Batch type Vacuum Sintering furnace (MIM) in electron for mass production
Metal injection molding (MIM) is a metalworking process by which finely-powdered metal is mixed with a measured amount of binder material to comprise a feedstock capable of being handled by plastic processing equipment through a process known as injection mold forming. The molding process allows complex parts to be shaped in a single operation and in high volume. End products are commonly component items used in various industries and applications. The nature of MIM feedstock flow is defined by a physics called rheology. Current equipment capability requires processing to stay limited to products that can be molded using typical volumes of 100 grams or less per "shot" into the mold. Rheology does allow this "shot" to be distributed into multiple cavities, thus becoming cost-effective for small, intricate, high-volume products which would otherwise be quite expensive to produce by alternate or classic methods. The variety of metals capable of implementation within MIM feedstock are referred to as powder metallurgy, and these contain the same alloying constituents found in industry standards for common and exotic metal applications. Subsequent conditioning operations are performed on the molded shape, where the binder material is removed and the metal particles are coalesced into the desired state for the metal alloy.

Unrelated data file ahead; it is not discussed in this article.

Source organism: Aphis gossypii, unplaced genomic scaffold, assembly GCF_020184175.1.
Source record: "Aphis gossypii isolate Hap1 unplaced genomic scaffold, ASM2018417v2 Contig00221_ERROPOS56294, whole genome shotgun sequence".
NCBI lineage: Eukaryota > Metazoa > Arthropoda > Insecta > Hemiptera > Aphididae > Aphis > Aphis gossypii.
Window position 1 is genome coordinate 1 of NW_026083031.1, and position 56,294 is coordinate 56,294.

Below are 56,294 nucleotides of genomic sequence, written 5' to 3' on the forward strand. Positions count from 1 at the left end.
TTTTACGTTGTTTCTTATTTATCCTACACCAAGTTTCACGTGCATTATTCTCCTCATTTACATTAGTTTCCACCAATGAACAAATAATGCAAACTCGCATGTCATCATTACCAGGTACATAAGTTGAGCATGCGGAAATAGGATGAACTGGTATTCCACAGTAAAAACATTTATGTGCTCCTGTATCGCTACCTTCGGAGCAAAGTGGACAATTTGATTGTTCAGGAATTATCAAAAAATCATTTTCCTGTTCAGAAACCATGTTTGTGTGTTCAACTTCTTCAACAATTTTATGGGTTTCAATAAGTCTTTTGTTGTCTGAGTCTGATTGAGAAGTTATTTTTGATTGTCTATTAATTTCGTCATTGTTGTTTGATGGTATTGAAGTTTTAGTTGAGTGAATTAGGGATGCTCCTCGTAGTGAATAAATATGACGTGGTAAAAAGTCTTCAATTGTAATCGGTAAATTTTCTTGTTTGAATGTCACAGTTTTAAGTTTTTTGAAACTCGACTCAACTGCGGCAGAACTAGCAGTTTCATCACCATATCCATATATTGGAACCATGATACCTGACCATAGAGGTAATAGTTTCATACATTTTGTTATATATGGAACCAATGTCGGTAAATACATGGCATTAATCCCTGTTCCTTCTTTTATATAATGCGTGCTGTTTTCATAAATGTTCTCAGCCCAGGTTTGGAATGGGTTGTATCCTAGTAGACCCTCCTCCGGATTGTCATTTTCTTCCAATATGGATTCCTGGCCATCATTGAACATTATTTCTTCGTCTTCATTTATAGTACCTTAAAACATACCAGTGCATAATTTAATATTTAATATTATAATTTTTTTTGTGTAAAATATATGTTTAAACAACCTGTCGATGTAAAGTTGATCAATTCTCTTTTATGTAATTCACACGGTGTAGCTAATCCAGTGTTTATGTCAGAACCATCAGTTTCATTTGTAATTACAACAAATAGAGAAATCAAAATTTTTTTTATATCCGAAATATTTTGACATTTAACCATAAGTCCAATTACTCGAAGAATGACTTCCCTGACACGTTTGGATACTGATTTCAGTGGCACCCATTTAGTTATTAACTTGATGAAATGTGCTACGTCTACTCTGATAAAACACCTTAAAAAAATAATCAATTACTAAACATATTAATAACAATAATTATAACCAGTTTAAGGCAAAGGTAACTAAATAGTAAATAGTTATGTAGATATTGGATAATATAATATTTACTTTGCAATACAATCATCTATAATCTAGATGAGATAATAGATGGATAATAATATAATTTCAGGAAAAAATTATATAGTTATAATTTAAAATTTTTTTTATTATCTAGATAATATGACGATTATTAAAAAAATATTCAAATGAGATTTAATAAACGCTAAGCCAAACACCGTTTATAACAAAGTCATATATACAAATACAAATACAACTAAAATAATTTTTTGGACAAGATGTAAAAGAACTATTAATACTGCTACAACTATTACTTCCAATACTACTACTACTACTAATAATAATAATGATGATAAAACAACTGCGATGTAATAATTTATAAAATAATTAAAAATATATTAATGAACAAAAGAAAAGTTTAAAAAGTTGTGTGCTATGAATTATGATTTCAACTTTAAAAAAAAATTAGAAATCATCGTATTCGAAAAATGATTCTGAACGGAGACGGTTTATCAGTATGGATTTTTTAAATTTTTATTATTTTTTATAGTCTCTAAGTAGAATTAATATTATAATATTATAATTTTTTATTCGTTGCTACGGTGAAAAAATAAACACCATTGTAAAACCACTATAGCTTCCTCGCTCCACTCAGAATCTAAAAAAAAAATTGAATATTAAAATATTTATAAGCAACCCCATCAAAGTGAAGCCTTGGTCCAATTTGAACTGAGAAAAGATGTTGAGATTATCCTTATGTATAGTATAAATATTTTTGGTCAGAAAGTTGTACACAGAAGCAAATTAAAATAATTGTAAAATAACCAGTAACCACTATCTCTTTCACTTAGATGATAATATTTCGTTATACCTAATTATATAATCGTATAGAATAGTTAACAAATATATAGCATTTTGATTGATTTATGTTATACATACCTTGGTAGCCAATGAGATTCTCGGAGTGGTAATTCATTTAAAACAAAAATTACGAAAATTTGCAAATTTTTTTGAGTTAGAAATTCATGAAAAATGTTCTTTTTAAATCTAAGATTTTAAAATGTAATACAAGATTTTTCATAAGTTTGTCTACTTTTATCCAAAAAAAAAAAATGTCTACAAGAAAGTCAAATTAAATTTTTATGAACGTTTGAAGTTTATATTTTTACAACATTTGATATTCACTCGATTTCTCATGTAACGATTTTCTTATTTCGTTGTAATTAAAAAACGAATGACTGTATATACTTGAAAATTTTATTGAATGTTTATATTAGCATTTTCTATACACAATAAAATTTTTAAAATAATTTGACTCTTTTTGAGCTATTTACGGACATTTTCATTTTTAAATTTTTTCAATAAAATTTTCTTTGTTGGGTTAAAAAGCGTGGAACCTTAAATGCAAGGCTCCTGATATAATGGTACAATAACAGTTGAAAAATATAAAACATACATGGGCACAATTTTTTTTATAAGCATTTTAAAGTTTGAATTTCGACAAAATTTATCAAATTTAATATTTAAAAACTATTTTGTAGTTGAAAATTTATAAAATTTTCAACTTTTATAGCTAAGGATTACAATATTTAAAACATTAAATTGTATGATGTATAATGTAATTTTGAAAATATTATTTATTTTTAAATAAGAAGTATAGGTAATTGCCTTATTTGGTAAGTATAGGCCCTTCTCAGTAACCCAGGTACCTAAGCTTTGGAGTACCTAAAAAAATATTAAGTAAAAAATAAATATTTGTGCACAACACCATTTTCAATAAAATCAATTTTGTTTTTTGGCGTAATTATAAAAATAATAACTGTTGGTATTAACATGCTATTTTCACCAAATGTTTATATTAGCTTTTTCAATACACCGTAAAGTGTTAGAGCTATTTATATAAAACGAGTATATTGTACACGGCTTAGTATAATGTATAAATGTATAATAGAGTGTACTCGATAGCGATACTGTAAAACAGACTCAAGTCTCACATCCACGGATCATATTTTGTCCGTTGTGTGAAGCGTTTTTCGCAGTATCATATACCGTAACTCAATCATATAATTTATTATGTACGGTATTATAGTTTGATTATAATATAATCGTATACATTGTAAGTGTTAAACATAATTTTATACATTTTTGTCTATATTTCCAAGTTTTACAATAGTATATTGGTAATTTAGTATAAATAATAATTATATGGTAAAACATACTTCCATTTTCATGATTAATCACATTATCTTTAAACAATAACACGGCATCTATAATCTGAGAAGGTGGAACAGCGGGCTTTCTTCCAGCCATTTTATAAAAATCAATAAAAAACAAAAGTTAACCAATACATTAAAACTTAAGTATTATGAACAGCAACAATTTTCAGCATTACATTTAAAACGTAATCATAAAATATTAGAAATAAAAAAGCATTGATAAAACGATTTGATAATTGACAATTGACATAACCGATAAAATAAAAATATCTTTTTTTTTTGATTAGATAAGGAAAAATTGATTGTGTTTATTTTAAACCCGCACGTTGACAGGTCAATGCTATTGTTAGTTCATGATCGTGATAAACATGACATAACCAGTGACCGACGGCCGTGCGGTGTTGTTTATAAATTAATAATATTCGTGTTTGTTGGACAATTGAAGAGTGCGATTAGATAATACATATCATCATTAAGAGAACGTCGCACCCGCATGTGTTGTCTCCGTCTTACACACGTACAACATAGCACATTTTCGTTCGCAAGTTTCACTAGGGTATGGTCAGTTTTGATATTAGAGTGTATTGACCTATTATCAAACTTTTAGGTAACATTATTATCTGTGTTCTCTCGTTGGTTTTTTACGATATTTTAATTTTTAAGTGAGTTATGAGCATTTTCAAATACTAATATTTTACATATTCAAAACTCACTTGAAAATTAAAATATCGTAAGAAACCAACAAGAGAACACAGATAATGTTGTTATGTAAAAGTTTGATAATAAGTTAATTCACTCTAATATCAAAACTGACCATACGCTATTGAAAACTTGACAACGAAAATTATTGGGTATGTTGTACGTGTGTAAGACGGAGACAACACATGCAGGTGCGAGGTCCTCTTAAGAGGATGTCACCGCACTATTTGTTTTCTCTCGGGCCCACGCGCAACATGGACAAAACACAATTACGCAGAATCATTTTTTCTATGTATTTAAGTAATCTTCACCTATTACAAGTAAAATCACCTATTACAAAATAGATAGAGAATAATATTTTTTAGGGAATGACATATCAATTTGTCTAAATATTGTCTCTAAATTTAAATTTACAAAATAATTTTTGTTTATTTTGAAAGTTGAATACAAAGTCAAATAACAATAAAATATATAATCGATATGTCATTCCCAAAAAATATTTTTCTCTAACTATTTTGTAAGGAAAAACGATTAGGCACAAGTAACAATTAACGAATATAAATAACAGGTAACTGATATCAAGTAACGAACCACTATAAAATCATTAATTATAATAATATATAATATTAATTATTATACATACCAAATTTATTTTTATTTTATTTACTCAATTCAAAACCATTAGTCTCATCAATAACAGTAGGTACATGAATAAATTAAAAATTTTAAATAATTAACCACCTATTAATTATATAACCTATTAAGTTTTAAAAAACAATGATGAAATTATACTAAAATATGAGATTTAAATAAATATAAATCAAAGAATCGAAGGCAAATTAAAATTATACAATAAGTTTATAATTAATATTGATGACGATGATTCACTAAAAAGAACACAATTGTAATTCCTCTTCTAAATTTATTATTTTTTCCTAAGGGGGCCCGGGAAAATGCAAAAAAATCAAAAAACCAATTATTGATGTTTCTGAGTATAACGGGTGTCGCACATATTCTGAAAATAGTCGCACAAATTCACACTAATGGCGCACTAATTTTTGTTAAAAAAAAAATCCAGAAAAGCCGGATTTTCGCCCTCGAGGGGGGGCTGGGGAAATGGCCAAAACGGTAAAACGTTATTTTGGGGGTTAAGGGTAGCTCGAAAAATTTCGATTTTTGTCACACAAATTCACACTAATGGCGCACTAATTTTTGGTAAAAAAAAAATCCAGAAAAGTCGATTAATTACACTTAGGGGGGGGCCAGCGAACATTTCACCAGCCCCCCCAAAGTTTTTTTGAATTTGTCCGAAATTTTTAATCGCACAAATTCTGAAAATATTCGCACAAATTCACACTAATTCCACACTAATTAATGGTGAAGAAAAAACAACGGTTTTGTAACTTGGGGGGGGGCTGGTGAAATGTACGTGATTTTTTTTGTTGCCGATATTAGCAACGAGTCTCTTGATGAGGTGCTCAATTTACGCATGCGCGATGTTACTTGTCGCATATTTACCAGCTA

The window of economic advantage in metal injection molded parts lies in complexity and volume for small-size parts. MIM materials are comparable to metal formed by competing methods, and final products are used in a broad range of industrial, commercial, medical, dental, firearms, aerospace, and automotive applications. Dimensional tolerances of ±0.003 inches per linear inch can be commonly held, and far closer restrictions on tolerance are possible with expert knowledge of molding and sintering. MIM can produce parts where it is difficult, or even impossible, to efficiently manufacture an item through other means of fabrication. Increased costs for traditional manufacturing methods inherent to part complexity, such as internal/external threads, miniaturization, or brand identity marking, typically do not increase the cost in a MIM operation due to the flexibility of injection molding.
Other ‘Design capabilities’ that can be implemented into the MIM operation include Batch codes, part numbers or date stamps moulded into parts; Parts manufactured to their net weight reducing material waste and cost; Density controlled to within 95–98%; Amalgamation of parts and Complex 3D Geometries.
Effective working zone size : 600x600x1000 mm
Max temperature : 1600℃ or more
Ultimate vacuum : 2 x 10-3 pa
Pressure rising rate : 0.5
Temperature uniformity : ±5